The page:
• • Is the environment and health intervention refraining from coercion and manipulation, but rather supporting the choice of citizens?
  • • Are citizens well informed about the intervention?
  • • Is “informed consent” to take part in the intervention considered?
  • • Does the intervention raise the ability to exercise autonomy?
  • • Is self-responsibility not only demanded, but possible for every person?
  • • Are privacy and personal data respected?
  • • Is the self-respect of individuals or of populations supported and respected?
  • • If the intervention is paternalistic, is this justifiable?


As Beauchamp and Childress convincingly argued, the other principle that has to be added to the Hippocratic ethos to reflect a relevant ethical normative scope is the principle of justice. Justice asks if the benefits and burdens of an intervention are distributed in a fair way. It furthermore asks if (sub-)populations, and especially vulnerable populations, are not treated unfairly (e.g. are stigmatised or discriminated against). For the context of environment and health, specific questions of environmental justice could be specified:

  • • Is the proposed intervention not putting sub-populations at risk of being excluded from public goods and benefits?
  • • Is no one stigmatised, discriminated against, or excluded as a consequence of the proposed environment and health intervention?
  • • Does the intervention not enlarge social and health inequities, but rather works against inequities?
  • • Does the intervention consider and support vulnerable sub-populations?
  • • Does the intervention rather promote than endanger fair (and real) equality of opportunity and participation in social action?
  • • Does the intervention refrain from eroding senses of social cohesion and solidarity?
  • • Are aspects of procedural justice - such as transparency, participation -respected? Are all stakeholders heard and no (critical) stakeholders excluded on purpose?

Health maximisation

These four principles of bioethics, as mentioned earlier - and their context sensitive specifications in form of questions - are relevant for environment and health as well (Zôlzer 2015). However, we believe that more principles should be included in an environment and health “aide mémoire.” There is the principle of “health maximisation” that carries the normative aspect that good has to be done to a population, as the principle of “beneficence” did for the individual level. Health shall be maximised, and then be also fairly distributed at the same time, which already shows the necessary normative intertwining of the norms of health maximisation and justice. From the principle of “health maximisation,” one could derive ethical questions such as:

  • • Is the environment and health intervention indeed suitable for improving population health (health in a wider sense, including the avoidance of fear, panic etc.)?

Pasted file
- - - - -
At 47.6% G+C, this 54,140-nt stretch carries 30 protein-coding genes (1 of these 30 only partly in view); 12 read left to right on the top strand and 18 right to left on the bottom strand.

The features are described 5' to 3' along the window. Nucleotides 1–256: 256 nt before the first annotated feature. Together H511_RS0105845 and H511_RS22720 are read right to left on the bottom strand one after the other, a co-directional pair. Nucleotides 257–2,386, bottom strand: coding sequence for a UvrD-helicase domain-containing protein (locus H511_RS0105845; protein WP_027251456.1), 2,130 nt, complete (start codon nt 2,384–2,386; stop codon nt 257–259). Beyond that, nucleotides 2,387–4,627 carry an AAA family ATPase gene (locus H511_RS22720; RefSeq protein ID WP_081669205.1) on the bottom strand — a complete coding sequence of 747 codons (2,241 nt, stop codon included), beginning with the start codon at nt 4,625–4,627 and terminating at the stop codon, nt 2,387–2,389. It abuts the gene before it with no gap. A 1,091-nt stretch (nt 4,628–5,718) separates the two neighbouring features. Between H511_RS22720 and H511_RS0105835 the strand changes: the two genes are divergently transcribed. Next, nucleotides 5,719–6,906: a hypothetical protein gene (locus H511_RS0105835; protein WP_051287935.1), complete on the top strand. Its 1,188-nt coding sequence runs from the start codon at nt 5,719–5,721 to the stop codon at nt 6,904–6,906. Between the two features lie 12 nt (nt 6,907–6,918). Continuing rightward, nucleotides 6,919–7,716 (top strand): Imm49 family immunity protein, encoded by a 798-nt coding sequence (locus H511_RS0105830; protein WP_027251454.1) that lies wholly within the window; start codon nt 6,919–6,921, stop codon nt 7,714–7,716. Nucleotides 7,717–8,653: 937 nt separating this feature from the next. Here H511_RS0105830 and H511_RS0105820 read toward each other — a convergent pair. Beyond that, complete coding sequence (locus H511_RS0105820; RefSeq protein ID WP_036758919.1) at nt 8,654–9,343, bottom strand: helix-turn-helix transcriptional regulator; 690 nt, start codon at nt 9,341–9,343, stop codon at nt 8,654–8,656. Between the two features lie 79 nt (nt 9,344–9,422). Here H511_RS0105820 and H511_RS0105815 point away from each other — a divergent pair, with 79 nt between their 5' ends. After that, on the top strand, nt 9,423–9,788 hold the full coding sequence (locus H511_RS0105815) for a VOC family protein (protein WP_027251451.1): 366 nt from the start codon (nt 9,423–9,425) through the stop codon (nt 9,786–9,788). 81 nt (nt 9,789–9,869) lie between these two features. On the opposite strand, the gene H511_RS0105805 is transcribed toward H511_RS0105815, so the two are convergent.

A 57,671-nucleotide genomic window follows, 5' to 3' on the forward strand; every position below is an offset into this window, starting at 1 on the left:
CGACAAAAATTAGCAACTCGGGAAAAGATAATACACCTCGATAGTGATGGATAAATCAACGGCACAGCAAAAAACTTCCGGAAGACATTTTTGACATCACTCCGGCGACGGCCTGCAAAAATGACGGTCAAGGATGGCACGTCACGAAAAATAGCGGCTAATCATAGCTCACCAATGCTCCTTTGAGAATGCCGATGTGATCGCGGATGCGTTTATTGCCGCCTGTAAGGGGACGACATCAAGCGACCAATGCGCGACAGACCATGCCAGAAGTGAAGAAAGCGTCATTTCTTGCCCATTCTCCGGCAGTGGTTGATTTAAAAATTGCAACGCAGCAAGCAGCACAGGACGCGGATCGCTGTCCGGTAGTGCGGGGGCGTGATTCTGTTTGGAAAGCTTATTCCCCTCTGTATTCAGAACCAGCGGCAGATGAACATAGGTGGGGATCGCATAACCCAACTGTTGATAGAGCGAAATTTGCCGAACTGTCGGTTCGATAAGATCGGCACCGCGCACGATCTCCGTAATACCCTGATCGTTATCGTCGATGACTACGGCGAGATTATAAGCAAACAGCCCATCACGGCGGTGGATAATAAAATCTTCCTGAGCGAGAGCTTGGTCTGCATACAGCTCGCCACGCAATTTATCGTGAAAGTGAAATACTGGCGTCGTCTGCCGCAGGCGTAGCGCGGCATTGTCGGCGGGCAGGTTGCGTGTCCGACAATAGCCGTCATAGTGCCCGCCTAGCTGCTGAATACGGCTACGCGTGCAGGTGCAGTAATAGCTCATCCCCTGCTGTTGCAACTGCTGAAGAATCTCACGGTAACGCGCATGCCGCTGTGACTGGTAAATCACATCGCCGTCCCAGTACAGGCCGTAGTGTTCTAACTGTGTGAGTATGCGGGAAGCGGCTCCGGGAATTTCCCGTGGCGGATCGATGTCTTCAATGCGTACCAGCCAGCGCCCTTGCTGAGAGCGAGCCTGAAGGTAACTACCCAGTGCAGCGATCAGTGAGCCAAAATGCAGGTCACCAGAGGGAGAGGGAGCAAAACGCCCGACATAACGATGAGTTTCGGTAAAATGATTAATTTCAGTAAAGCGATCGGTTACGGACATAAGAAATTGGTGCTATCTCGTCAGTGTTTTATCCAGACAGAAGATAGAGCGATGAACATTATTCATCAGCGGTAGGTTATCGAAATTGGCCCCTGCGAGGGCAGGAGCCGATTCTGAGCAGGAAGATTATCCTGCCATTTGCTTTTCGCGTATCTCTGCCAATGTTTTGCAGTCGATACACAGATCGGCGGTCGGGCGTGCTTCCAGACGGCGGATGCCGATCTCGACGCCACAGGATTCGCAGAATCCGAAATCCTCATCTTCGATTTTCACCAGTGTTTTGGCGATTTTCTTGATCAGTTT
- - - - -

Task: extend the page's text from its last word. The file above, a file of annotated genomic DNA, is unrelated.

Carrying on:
• • Is the intervention evidence-based and effective (and more so than alternatives)?
  • • Does it have a positive sustainable, long-term effect on the public’s health?


When speaking of “maximisation” and “effectiveness,” we can and should also emphasise the moral dimension of “efficiency.” In the context of public and environment and health, resources are scarce, and thus one has to also consider opportunity costs of actions. Choosing one intervention might also mean to choose it over another intervention, or that resources are not available for other interventions that also have the potential to do good or work against health ineq-uities. As such, efficiency is also a moral norm that is of relevance, and it could be broken down into questions such as:

  • • Is the proposed environment and health intervention cost-effective?
  • • Is the intervention more efficient than alternative interventions?


Another principle that has also been proposed for other public health ethical contexts is “proportionality.” Learning from interventions in the past (which took the “sledgehammer to crack a nut” and thereby infringed on aspects of autonomy), we would like to formulate the following question:

• Is the environment and health intervention the least infringing of all possible alternatives?


Malone and Zolzer (2016) added “prudence/ precaution” and “honesty” as meaningful normative additions to an environment and health ethical framework (in the context of radiation protection in diagnostic radiology). “Prudence,” which they seem to use identically to “precaution,” to them means that “where an action potentially causes a serious irreversible harm, measures to protect against it must be taken even if the causal relationships involved are not fully established scientifically” (Malone and Zolzer 2016: 3). A question for the “aide memoire” that could be inferred from this principle is:

• Are sufficient measures being taken to protect against potential - but unlikely - harm being caused by the intervention?


“Honesty” is the last principle for discussion within the development of an ethical toolbox in the form of an “aide memoire” for the context of environment and health. To Malone and Zolzer (2016) this means that transparency, truthfulness and accountability are given when developing and implementing interventions.

This seems to be particularly relevant for public and environment and health, given that actors are often professionals in public institutions where trust is essential to maintain credibility and the functioning of public structures. Trust, again, can only be achieved when abiding to honesty. The following questions could thus be formulated: